For more than a decade -- not long after he put together the money to make his first record, Rusty Nails (2003), at 23 -- I've been listening to Jackie Greene. We met in the summer of 2008, when he was traveling with Phil Lesh and Friends, and they did a show together with the Levon Helm Band at Jones Beach. At the break after Phil and Friends' first set, I saw Jackie relaxing with a friend backstage, looking entirely unruffled by having just blazed his way through a superb "Sugar Magnolia." I introduced myself, and we spoke for awhile, then I left him with a compliment: "Jackie, you really played the hell out of 'Sugar Magnolia.'" With an angel face, looking like a kid, he beamed up at me, and said, very politely, "May I please have a fucking hell?" Yes, you may, I corrected myself.
It's been a pleasure to see him, mostly on the road, in the years since -- and even more a pleasure when he comes to his second home, far from California but clearly close to his heart, Woodstock, NY. Greene has played in town often, but the venue he loves best is where he chose to launch his new album, Back To Birth (YepRoc), last Friday night: Levon Helm Studios, 160 Plochmann Lane.
Watch the trailer for "Back To Birth" here:
"The Barn" was full of old friends -- the Helmland staff of long time, with Barbara O'Brien welcoming guests, and birthday gal Geanine Kane manning the busy merchandise counter. Greene's new record was available on cd and vinyl, and sales were beyond brisk. The audience was a mix of diehard Greene fans who knew every word to the old songs, local Woodstockers who love good music, and Deadheads; most folks seemed to fall into all three categories, I was happy to see. It had been billed as a solo acoustic evening, but, delightfully, Jabe Beyer joined Greene for an evening of old and new.
Affably, Greene invited us to call out requests, and was instantly beseiged. Amid an initial guitar set featuring songs from Back To Birth, he complied early on with people who wanted "Georgia," his early hit ballad of a bad, bad girl who'll rock your world. His "New Speedway Boogie," sweet and simple and strummed, was joyful, with every soul under Levon's roof joining in right in time, and in fine tune, on every "mountain" and "one way or another." Tagged at the start of his career with the praising and damning title of "The New Dylan," Greene has a sense of humor about it. He hasn't given up his harp rack and acoustic guitar, and, from the tracks he played at the launch, his new album sounds to have some kinship with Bob of Woodstock days. Laughing that now, yes, he'd do "a little Dylan," Greene and Beyer performed a sexy cover of "Tonight I'll Be Staying Here With You." "Someday, I want to live here," Greene announced, to applause. "No," he insisted, pointing down at the Barn floor and its battered Oriental carpet on the stage, now duct taped in places. "I mean here. RIGHT here. One time I spent the night up there," he waved at the loft above the area behind the stage. "It's very cozy."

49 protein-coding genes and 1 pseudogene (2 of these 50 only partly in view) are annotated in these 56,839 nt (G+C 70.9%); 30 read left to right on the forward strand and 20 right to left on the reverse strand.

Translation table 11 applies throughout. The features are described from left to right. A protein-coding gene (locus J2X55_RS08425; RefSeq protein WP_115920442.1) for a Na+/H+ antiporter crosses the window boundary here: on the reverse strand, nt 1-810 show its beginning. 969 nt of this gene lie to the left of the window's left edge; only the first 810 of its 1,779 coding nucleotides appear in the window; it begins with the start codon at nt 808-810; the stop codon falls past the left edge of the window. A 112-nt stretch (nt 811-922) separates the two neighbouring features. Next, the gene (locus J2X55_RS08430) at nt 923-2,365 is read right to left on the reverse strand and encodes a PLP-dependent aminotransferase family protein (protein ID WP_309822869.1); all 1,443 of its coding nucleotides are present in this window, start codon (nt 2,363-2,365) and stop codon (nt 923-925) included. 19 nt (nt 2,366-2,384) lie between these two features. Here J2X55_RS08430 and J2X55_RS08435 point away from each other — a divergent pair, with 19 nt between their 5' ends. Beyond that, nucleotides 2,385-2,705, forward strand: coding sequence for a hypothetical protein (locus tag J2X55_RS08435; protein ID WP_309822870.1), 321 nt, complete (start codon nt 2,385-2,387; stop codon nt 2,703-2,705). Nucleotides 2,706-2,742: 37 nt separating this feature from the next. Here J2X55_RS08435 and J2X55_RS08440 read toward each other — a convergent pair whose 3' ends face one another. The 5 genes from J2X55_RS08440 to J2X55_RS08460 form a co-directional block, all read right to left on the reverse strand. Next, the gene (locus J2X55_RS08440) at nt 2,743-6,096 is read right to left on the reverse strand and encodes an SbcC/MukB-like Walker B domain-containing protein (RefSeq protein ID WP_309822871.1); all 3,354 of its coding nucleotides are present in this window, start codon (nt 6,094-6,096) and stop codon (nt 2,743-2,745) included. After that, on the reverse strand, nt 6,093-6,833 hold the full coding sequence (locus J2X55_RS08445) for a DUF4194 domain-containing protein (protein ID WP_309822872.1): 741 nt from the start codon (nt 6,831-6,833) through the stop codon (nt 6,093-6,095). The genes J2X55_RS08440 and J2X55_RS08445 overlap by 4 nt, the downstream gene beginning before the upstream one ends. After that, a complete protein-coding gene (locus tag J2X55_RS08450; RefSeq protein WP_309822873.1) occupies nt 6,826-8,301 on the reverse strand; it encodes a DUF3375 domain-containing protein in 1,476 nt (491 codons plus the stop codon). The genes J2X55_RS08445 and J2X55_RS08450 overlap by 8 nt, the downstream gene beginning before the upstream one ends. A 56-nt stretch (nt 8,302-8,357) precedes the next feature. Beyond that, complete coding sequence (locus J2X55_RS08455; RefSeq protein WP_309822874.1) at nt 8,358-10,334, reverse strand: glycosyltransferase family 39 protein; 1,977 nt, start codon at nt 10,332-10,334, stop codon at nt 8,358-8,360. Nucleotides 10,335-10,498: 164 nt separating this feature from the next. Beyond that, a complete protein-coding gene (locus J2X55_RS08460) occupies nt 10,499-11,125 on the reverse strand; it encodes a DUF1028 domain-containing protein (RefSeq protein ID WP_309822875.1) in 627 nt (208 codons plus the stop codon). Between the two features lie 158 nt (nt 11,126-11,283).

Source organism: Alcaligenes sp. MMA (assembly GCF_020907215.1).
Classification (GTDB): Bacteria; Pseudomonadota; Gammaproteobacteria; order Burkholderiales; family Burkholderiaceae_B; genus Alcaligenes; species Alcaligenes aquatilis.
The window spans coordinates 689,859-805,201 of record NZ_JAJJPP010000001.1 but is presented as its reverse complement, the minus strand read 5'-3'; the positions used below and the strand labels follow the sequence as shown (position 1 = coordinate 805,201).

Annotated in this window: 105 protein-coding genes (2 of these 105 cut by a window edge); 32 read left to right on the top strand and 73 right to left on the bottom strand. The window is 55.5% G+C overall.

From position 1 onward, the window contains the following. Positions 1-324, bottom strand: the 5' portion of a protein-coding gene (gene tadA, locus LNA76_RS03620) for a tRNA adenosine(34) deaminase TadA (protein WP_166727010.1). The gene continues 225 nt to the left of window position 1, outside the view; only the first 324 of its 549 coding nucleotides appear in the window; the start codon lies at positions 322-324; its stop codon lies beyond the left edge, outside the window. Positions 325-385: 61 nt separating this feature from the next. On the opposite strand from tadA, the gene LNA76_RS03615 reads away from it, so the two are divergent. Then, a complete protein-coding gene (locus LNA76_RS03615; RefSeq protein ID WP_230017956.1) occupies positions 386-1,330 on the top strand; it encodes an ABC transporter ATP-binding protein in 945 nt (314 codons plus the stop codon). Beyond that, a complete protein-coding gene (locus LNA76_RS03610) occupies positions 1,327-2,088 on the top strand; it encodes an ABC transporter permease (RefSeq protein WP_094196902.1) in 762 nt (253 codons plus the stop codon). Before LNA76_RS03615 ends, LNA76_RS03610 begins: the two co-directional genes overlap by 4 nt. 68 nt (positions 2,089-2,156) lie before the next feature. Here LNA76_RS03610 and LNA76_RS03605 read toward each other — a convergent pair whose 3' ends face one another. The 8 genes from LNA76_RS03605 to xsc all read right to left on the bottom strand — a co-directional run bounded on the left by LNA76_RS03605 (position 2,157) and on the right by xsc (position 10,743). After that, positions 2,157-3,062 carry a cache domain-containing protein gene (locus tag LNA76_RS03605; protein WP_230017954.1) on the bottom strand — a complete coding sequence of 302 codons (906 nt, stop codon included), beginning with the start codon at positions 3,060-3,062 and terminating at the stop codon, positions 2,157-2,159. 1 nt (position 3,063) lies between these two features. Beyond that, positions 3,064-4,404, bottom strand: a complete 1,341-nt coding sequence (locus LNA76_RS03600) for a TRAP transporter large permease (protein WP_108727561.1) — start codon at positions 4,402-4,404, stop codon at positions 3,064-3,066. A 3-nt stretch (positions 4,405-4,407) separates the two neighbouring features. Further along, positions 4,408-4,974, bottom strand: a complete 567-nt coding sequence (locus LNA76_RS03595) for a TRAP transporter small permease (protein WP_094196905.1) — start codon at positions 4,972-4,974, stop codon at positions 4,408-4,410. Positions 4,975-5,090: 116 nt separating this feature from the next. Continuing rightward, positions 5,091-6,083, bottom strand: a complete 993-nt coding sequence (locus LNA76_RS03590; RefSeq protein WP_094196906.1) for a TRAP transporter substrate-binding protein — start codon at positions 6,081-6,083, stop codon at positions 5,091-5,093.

"Silver Lining," from Back To Birth:
When Greene shifted over to the piano, he shone even brighter. His fame has come from his guitar playing, with the likes of Phil and Friends, Larry Campbell, the Black Crowes, and Warren Haynes and Government Mule, but Greene is a jazz pianist at heart, with a little boogie-woogie stirred in. He riffed happily as Beyer kept up gracefully, teasing Dead fans who kept asking for "Brokedown Palace." Instead, he launched into Tom Petty's "Breakdown." General laughter and a sing-along ensued. After the first verse, he stopped, and said, "That's all I know." Greene then played "Shaken," from his 2009 Giving Up The Ghost; and his new song "Hallelujah." It takes guts to write a song of your own and dub it "Hallelujah" today, and Greene's song is lovely. He ended the night with the title track from Back To Birth.
It was just after 10pm, and no one left. Downstairs, the line to buy Greene's record was out the side door and into the mosquito-filled, cool night. Bowls and platters on the potluck food table were empty. People chatted, greeted friends from Rambles past, and waited for Greene to come out and sign -- which, almost instantly, he did. He will be back at The Barn at the end of September, but I'm sorry to tell you the gig is already sold out. Better luck next time, for there will be a next time.
Hear more of "Back To Birth" here, via JackieGreene.com
photographs via @thejackiegreene on Instagram